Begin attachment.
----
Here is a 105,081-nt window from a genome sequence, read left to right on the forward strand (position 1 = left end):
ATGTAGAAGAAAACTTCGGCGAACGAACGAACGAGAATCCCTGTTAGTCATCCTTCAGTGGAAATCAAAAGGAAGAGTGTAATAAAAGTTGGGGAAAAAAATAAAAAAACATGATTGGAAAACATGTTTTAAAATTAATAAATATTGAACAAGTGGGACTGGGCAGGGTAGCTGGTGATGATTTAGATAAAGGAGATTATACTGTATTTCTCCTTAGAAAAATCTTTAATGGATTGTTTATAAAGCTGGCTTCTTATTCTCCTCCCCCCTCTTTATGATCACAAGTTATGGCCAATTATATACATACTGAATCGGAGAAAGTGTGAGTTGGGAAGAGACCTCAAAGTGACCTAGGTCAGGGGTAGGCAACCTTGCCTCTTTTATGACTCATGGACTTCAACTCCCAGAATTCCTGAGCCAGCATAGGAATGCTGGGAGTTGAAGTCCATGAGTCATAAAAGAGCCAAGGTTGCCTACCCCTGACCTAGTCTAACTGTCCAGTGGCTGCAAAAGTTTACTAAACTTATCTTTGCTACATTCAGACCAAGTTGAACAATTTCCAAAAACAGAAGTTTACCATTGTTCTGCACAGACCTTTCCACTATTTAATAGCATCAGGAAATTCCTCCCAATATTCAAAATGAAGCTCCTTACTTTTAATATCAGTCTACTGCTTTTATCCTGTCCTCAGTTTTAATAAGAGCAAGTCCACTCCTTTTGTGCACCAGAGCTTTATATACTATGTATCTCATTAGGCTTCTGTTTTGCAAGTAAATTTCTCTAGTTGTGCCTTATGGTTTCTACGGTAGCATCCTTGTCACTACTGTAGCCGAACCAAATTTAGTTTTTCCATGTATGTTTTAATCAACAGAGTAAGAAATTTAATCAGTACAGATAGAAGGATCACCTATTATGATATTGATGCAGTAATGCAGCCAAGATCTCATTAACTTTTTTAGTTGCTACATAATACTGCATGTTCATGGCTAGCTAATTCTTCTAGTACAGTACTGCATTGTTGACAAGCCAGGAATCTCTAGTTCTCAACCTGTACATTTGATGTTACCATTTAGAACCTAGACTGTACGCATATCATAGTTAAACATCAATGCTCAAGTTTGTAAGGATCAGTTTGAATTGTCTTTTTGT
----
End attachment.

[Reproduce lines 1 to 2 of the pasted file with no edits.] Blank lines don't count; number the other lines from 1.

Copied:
Here is a 105,081-nt window from a genome sequence, read left to right on the forward strand (position 1 = left end):
ATGTAGAAGAAAACTTCGGCGAACGAACGAACGAGAATCCCTGTTAGTCATCCTTCAGTGGAAATCAAAAGGAAGAGTGTAATAAAAGTTGGGGAAAAAAATAAAAAAACATGATTGGAAAACATGTTTTAAAATTAATAAATATTGAACAAGTGGGACTGGGCAGGGTAGCTGGTGATGATTTAGATAAAGGAGATTATACTGTATTTCTCCTTAGAAAAATCTTTAATGGATTGTTTATAAAGCTGGCTTCTTATTCTCCTCCCCCCTCTTTATGATCACAAGTTATGGCCAATTATATACATACTGAATCGGAGAAAGTGTGAGTTGGGAAGAGACCTCAAAGTGACCTAGGTCAGGGGTAGGCAACCTTGCCTCTTTTATGACTCATGGACTTCAACTCCCAGAATTCCTGAGCCAGCATAGGAATGCTGGGAGTTGAAGTCCATGAGTCATAAAAGAGCCAAGGTTGCCTACCCCTGACCTAGTCTAACTGTCCAGTGGCTGCAAAAGTTTACTAAACTTATCTTTGCTACATTCAGACCAAGTTGAACAATTTCCAAAAACAGAAGTTTACCATTGTTCTGCACAGACCTTTCCACTATTTAATAGCATCAGGAAATTCCTCCCAATATTCAAAATGAAGCTCCTTACTTTTAATATCAGTCTACTGCTTTTATCCTGTCCTCAGTTTTAATAAGAGCAAGTCCACTCCTTTTGTGCACCAGAGCTTTATATACTATGTATCTCATTAGGCTTCTGTTTTGCAAGTAAATTTCTCTAGTTGTGCCTTATGGTTTCTACGGTAGCATCCTTGTCACTACTGTAGCCGAACCAAATTTAGTTTTTCCATGTATGTTTTAATCAACAGAGTAAGAAATTTAATCAGTACAGATAGAAGGATCACCTATTATGATATTGATGCAGTAATGCAGCCAAGATCTCATTAACTTTTTTAGTTGCTACATAATACTGCATGTTCATGGCTAGCTAATTCTTCTAGTACAGTACTGCATTGTTGACAAGCCAGGAATCTCTAGTTCTCAACCTGTACATTTGATGTTACCATTTAGAACCTAGACTGTACGCATATCATAGTTAAACATCAATGCTCAAGTTTGTAAGGATCAGTTTGAATTGTCTTTTTGT